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The 2014 Ford Fusion Hybrid and Fusion Energi plug-in hybrid offer a tempting combination, adding hybrid and plug-in fuel efficiency to the stylish and well-received Ford Fusion mid-size sedan, now in its second model year after a redesign with sleek new lines that sent its sales soaring. The factories are building every last car they can manage, and Ford sold more hybrids last year than ever before--with the Fusion one of two lines contributing to that sales increase.
The new hybrid Fusion faces an increasingly large number of competent performers in its segment, however. The hybrid Toyota Camry kicked off the hybrid mid-size sedan group several years ago, and has since been joined by new hybrid models of the Hyundai Sonata, Kia Optima, and, for this model year, the Honda Accord as well. There's also the Toyota Prius, though its unconventional looks and five-door hatchback body make it less a Fusion competitor than the others.
Moving up to the Fusion Energi plug-in hybrid version, there are only three competitors this year: the Chevrolet Volt, the Honda Accord Plug-In Hybrid, and the Toyota Prius Plug-In Hybrid. So far, Hyundai, Kia, and Toyota don't offer plug-in models of their hybrid mid-size sedans.
All-new for the 2013 model year, the Ford Fusion is not only attractive--reminding some of critics of an Aston-Martin sports car in its lines--but also handles well, and offers a wide array of powertrains, including two of Ford's EcoBoost turbocharged engines. Those engines, however, may not come close to their EPA gas-mileage ratings when driven hard, and by far the highest fuel economy ratings in the range are those earned by the Hybrid and Energi models.
That sleek new body is much admired, with a racy fastback four-door shape and a simple, low, large oblong grille opening. It's remarkably sensitive to colors--in general, light colors make the shape look slightly heavier, while darker colors play up the sleekness--but Camrys are dowdy and Sonatas overstyled in comparison. The latest Honda Accord, however, comes off all right next to a Fusion; it's not as unified, but the Accord's crispness will appeal to many buyers as well.
The interior room isn't notably greater than the earlier Fusion, but rear headroom takes a hit from the sleek fastback roofline. Without a sunroof, adults are fine in the back, but drop the headliner a few inches to include the sunroof tray, and all of a sudden, adults in the back seats find their foreheads nestled in a roofline recess that ends when they lean forward. There's ample knee room for four six-foot adults, though the front wheel wells push feet toward the center of the car. The seats are well-shaped and comfortable, with a recycled synthetic material covering base-model Hybrid seats.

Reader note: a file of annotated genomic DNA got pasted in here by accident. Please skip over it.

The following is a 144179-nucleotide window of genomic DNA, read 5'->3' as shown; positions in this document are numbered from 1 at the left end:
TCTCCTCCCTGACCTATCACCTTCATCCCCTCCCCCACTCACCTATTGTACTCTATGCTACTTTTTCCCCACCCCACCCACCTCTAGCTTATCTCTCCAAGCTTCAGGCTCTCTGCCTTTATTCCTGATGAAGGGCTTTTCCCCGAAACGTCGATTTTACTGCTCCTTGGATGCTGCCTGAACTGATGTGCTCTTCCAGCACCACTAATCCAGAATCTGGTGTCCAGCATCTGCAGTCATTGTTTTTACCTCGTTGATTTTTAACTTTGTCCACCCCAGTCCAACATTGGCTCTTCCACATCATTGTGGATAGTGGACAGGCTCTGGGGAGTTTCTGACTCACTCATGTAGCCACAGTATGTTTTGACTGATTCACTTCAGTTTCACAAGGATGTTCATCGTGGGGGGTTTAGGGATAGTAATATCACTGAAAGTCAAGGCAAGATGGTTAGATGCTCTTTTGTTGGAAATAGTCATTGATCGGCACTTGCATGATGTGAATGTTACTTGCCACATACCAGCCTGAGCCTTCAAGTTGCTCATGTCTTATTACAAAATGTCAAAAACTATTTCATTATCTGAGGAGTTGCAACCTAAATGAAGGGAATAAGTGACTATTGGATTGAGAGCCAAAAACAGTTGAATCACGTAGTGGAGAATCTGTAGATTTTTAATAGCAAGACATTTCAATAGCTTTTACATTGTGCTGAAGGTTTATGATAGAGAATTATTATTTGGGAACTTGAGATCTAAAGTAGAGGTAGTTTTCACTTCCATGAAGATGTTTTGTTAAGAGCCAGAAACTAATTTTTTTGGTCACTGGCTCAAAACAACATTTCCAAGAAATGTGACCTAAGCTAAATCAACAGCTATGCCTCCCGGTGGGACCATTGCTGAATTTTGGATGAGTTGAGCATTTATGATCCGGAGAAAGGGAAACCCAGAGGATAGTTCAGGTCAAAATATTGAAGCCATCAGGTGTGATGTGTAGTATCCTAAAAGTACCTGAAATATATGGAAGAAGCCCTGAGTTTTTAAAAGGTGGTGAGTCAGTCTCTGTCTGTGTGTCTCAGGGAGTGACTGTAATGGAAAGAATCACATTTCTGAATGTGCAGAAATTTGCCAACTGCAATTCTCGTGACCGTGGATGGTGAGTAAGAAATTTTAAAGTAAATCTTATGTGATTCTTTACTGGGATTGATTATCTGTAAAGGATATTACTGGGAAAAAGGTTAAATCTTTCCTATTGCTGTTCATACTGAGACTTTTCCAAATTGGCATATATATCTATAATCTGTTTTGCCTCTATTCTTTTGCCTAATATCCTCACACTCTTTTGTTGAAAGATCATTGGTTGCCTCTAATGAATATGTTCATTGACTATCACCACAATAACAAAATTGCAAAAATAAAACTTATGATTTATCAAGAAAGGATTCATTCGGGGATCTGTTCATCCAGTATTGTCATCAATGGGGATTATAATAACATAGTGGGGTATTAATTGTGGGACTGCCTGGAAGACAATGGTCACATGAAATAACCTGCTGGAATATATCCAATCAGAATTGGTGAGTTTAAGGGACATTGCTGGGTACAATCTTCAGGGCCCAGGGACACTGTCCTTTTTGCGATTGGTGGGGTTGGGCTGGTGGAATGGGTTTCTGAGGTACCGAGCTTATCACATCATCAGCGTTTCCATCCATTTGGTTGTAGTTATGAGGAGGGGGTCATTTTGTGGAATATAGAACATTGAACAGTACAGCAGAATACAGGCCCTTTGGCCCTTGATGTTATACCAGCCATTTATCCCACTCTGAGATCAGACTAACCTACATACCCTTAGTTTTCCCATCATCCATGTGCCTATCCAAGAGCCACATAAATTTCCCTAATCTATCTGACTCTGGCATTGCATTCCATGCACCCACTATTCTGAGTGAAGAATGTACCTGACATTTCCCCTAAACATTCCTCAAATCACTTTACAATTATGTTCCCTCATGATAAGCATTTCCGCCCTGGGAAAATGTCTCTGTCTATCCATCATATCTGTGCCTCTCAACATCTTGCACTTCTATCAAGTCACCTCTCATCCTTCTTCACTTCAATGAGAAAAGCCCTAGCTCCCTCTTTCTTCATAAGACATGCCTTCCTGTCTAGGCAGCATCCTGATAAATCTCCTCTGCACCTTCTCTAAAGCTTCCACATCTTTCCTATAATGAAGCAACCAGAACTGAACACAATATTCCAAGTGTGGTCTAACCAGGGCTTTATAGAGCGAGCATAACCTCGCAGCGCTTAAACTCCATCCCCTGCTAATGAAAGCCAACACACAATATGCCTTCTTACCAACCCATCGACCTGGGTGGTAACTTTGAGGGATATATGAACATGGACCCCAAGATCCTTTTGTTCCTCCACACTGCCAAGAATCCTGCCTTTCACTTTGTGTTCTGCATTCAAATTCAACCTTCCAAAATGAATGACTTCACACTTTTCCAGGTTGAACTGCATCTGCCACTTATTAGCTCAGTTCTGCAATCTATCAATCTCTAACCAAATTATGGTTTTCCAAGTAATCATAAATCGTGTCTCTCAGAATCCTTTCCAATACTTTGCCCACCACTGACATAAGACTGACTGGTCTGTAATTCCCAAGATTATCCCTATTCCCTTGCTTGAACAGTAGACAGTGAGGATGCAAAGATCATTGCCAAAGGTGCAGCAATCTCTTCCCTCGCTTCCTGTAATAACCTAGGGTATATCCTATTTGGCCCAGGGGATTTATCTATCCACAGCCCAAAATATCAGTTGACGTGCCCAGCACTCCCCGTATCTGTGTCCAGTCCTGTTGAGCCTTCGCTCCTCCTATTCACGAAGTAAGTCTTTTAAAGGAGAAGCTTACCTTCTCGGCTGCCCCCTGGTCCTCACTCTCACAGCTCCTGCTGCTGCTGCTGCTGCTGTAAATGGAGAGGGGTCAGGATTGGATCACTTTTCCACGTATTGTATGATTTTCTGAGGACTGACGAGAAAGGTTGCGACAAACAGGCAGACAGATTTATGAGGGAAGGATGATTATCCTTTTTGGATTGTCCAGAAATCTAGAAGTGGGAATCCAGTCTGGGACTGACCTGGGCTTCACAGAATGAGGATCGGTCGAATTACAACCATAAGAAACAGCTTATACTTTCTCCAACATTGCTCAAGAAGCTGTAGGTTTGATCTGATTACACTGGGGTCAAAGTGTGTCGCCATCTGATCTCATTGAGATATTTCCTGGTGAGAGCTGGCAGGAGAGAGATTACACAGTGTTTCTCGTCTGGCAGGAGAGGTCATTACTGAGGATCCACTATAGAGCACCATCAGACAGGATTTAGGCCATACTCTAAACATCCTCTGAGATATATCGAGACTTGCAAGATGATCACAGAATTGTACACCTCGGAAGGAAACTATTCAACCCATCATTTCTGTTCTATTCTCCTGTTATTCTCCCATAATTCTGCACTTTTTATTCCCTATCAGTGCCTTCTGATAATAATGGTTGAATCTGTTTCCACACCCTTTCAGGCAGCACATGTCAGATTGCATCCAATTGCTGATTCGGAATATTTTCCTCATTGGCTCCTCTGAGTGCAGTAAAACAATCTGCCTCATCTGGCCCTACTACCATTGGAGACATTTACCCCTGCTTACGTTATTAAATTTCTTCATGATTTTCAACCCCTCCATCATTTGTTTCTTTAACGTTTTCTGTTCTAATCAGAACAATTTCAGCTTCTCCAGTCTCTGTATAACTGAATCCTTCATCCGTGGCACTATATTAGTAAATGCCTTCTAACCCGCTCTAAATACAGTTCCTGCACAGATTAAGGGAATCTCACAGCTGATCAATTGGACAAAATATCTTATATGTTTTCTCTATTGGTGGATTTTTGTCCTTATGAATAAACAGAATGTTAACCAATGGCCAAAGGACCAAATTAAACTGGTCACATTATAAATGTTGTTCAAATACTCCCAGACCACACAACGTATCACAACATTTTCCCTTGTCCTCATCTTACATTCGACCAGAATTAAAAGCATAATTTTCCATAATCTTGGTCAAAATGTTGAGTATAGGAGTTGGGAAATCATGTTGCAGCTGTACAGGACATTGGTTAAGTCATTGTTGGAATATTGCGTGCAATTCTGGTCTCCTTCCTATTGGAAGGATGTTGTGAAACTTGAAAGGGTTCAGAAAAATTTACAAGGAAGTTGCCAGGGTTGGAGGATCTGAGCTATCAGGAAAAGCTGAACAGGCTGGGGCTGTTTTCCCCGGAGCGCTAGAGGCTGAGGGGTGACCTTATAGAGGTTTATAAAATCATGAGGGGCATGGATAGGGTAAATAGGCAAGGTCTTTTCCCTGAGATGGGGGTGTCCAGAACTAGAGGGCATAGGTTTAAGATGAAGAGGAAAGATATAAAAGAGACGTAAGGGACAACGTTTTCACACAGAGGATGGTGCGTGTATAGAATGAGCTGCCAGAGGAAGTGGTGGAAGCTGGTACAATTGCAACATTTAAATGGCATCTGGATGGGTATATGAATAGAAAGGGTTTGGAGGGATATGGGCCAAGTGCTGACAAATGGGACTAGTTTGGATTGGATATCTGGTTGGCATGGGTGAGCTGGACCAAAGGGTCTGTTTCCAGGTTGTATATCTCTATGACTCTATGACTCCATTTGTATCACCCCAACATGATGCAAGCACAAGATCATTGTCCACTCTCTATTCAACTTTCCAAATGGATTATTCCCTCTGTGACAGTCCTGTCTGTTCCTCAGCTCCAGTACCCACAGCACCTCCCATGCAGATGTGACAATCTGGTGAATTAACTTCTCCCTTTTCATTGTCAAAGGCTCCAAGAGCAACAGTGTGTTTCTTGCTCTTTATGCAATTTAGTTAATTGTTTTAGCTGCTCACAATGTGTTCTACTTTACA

Inside, the cockpit is clear and simple, with an "all-glass" instrument cluster behind the wheel that the driver can configure to show a variety of operating info, with more or less data as desired. The MyFord Touch central display screen, with voice and touch commands, reduces the complexity of the center stack, which has capacitive touch-sensitive buttons for many controls. Luckily, there are redundant old-style knobs for tings like climate control and radio volume.
Both Fusion hybrid models use a smaller 2.0-liter four than the earlier Fusion Hybrid. That engine is paired to the latest version of Ford's two-motor hybrid system, effectively an electronic continuously variable transmission (eCVT) that shifts power to and from a lithium-ion battery pack in the trunk--a higher-capacity and larger pack in the case of the plug-in hybrid Energi model, which has a charging port on its left-front fender as well.
For the 2014 Fusion Hybrid, the EPA ratings are 47 mpg in all three test cycles: combined, city, and highway. Not only do the Fusion hybrids beat the hybrid versions of the Camry (41 mpg combined), Optima and Sonata (38 mpg) in gas mileage, they're more fun to drive. And with the 2014 revisions, electric-only speeds have risen from 62 mph to about 80 mph under certain circumstances.